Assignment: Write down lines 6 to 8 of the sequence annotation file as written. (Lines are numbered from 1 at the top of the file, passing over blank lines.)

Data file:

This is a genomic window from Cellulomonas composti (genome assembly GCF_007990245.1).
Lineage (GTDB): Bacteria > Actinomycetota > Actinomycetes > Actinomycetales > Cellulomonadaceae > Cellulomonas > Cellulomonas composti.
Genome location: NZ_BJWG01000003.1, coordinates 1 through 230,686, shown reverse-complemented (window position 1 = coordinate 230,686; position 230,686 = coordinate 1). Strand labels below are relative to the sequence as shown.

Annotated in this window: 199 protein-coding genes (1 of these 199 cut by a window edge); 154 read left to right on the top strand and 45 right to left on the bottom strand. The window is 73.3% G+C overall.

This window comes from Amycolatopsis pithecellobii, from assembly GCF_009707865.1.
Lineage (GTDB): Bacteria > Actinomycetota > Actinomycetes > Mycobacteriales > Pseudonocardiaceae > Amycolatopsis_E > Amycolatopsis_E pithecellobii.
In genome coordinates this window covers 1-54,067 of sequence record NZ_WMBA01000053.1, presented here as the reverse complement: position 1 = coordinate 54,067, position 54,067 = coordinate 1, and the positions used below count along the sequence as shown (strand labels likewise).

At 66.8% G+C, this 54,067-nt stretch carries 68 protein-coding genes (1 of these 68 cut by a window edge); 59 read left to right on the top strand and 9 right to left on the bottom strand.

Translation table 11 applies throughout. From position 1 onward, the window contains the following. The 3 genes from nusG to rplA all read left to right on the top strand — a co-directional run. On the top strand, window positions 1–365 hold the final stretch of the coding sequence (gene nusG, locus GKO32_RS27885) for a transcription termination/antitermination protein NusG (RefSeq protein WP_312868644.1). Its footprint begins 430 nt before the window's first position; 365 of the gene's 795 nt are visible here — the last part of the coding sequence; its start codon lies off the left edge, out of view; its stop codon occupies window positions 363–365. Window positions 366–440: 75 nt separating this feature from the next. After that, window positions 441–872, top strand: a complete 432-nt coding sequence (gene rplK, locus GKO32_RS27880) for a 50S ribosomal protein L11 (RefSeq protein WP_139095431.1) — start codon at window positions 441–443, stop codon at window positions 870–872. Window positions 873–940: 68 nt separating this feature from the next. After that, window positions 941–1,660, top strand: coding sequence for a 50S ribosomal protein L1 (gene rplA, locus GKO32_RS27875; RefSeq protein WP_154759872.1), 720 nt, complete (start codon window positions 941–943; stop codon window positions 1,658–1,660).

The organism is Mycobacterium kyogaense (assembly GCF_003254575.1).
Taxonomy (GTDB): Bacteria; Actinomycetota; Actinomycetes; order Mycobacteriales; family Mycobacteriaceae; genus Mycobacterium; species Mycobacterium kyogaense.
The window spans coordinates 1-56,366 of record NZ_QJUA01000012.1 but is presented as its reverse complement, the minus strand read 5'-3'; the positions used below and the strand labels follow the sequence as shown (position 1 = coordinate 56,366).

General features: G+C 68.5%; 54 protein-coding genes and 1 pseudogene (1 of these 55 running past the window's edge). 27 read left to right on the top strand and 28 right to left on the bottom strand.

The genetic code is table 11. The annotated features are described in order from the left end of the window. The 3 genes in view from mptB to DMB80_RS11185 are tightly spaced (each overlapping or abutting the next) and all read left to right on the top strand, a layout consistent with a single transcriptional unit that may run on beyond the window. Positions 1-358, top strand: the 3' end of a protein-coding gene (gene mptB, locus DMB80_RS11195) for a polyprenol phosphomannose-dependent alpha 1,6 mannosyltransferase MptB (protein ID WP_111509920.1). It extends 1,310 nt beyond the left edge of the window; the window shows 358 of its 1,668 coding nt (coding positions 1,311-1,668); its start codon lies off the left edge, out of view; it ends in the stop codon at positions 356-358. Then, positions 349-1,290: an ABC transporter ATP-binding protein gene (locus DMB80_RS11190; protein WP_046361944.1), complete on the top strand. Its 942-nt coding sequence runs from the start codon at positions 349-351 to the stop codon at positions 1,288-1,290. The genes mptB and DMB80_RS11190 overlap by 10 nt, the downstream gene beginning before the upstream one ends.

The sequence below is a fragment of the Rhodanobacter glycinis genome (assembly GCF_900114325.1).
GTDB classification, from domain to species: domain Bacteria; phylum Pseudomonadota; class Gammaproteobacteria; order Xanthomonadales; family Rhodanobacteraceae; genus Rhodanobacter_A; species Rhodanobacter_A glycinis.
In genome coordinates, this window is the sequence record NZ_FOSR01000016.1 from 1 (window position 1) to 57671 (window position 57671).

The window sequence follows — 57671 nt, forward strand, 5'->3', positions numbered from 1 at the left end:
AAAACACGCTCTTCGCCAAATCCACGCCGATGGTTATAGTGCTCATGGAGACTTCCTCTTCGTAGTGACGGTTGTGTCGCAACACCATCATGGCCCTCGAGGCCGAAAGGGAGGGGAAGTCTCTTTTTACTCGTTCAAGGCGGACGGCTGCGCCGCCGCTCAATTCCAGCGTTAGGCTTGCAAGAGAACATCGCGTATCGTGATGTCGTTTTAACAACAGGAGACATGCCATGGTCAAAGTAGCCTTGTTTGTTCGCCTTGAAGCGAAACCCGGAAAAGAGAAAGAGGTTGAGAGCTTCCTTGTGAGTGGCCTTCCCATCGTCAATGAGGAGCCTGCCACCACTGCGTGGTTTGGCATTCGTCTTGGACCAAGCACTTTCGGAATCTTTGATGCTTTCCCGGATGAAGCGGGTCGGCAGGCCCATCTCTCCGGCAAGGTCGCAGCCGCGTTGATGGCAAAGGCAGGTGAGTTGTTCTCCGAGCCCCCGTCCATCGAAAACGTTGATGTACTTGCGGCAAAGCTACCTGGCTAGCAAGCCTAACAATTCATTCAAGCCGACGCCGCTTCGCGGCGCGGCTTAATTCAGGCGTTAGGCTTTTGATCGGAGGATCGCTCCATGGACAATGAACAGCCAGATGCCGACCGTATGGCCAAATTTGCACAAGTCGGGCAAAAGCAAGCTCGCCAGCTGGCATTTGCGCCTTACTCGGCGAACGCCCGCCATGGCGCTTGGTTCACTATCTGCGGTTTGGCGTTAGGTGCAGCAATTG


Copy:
Lineage (GTDB): Bacteria > Actinomycetota > Actinomycetes > Mycobacteriales > Pseudonocardiaceae > Amycolatopsis_E > Amycolatopsis_E pithecellobii.
In genome coordinates this window covers 1-54,067 of sequence record NZ_WMBA01000053.1, presented here as the reverse complement: position 1 = coordinate 54,067, position 54,067 = coordinate 1, and the positions used below count along the sequence as shown (strand labels likewise).

At 66.8% G+C, this 54,067-nt stretch carries 68 protein-coding genes (1 of these 68 cut by a window edge); 59 read left to right on the top strand and 9 right to left on the bottom strand.